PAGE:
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Fury as Tory MSP asks: was rape victim a prostitute?

A leading Scottish Conservative MSP is under attack for suggesting the latest victim of rape in Glasgow may have been a prostitute.

Bill Aitken, shadow minister for community safety, apologised to the woman after making the comments in an interview with the Sunday Herald.

Aitken has been a District Court Judge, Justice of the Peace and is a Deputy Lord Lieutenant of Glasgow.

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He is also convenor of the Scottish Parliament’s justice committee -- which helps formulates rape laws.

Police officers and women’s organisations reacted with outrage to his claims.

Detectives from Strathclyde Police are still hunting for three men of Middle Eastern appearance who dragged the 38-year-old woman off Renfield Street in the city centre and raped her in a lane as she headed home after a night out with friends just after midnight on Thursday. It is the fourth city-centre sex attack since Christmas. Police believe different gangs are responsible.

Asked to comment on the series of so-called “lane rapes”, Aitken said: “I really think we need to know a bit more about these. They are not always as they seem to be, put it that way.”

He disputed the location of the attack, and said: “If this woman was dragged halfway through the town then it just couldn’t possibly happen. So has nobody asked her what she was doing in Renfrew Lane?

“Somebody should be asking her what she was doing in Renfrew Lane. Did she go there with somebody? ... Now, Renfrew Lane is known as a place where things happen, put it that way.”

Asked to clarify, he said: “It’s an area where a lot of the hookers take their clients. Now that may not have happened in this case. But you know ... what was happening? There’s always a lot more to these city-centre rapes than meets the eye.”

Sandy Brindley, national co-ordinator of Rape Crisis Scotland, said Aitken’s comments were “an extraordinary response to an awful crime” which created “a culture where women are scared to come forward and report a rape”.

“We are shocked,” she said. “His attitude is completely out of step with what the law says and what we should be thinking as a society. For far too long there’s been the attitude if you are involved in prostitution you cannot be a victim of rape. Women who are raped need support, not a climate that’s asking blaming questions about what they were doing.”

Aitken also said a lot of rape allegations are falsely made by drunk women -- but had no research to back this up: “The police say there’s a lot of drunken carry-ons that result in rape allegations which are subsequently dropped, put it that way,” he said.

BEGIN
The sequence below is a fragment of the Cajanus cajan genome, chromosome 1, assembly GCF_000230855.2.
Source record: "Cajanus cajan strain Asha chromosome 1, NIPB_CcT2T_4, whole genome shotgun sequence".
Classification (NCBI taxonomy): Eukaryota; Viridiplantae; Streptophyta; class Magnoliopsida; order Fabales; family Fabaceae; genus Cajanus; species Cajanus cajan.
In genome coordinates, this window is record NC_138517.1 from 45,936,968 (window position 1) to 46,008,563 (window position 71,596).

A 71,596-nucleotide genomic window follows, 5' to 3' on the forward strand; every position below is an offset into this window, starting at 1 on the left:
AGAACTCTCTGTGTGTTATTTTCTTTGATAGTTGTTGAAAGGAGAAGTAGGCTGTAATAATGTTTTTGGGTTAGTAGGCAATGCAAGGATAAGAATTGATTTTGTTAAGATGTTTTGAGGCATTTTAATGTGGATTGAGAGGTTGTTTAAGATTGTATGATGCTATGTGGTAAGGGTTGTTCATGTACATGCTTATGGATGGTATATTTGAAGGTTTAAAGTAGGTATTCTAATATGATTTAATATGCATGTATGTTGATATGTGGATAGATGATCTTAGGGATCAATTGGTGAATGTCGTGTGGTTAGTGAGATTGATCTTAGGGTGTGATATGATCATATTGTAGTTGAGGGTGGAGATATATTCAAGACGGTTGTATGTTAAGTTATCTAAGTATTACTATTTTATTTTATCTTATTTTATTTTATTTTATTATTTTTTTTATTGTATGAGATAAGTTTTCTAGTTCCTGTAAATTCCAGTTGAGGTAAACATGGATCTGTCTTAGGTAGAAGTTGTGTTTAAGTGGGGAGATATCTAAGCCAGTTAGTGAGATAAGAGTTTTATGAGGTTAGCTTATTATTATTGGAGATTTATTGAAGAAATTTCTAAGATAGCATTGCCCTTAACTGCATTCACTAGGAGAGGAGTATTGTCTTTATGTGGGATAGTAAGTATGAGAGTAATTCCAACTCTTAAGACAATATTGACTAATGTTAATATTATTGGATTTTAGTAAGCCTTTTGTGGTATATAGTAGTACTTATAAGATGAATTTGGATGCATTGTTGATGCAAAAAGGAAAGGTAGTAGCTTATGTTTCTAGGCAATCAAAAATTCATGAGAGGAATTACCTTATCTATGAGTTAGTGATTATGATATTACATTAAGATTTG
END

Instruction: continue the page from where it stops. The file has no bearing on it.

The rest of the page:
He added: “I think there might be fear, if they are worried that somebody talks …and the word gets back to the boyfriend.”

When challenged on his comments by the Sunday Herald, Aitken denied making them until he read a transcript of the conversation. Asked whether there is a difference between the rape of women who work as prostitutes and those who don’t, he said: “Well, the prostitute has possibly put herself in a position of some vulnerability.”

Detectives in Glasgow were“incredulous”. One senior source said: “Is he saying she deserved it? It’s mind-boggling. How will that poor girl feel?”

Yesterday, Annabel Goldie, the leader of the Scottish Conservatives, refused to condemn Aitken, but said she was “horrified” by the sex attack.

“Rape is an abhorrent crime for women, regardless of who the woman is,” she said.

Asked whether she would condemn Aitken, she said: “I’ve no further comment.” Asked whether she “stands by” Aitken, she turned and walked away.

SNP MSP Christina McElvie said: “These reported remarks go beyond the pale.”

Aitken’s comments came as police warned unaccompanied women about walking by night in Glasgow city centre and detectives appealed for witnesses to the “brazen” attack. Police have mounted extra patrols this weekend.

A fortnight ago two men dragged an woman aged 18 into a lane and raped her. In January a woman aged 35 was indecently assaulted and a 21-year old was attacked.

Aitken later issued a statement saying: “I did not intend to imply that the circumstances of any victim in any assault in any way lessens the horror or severity of the crime. I would have deep regret if that was portrayed as the case and apologise unreservedly to her, her family and friends for any such misconception.

“Rape, in every case, is an abhorrent violation and must always be prosecuted with the full vigour of the law.”

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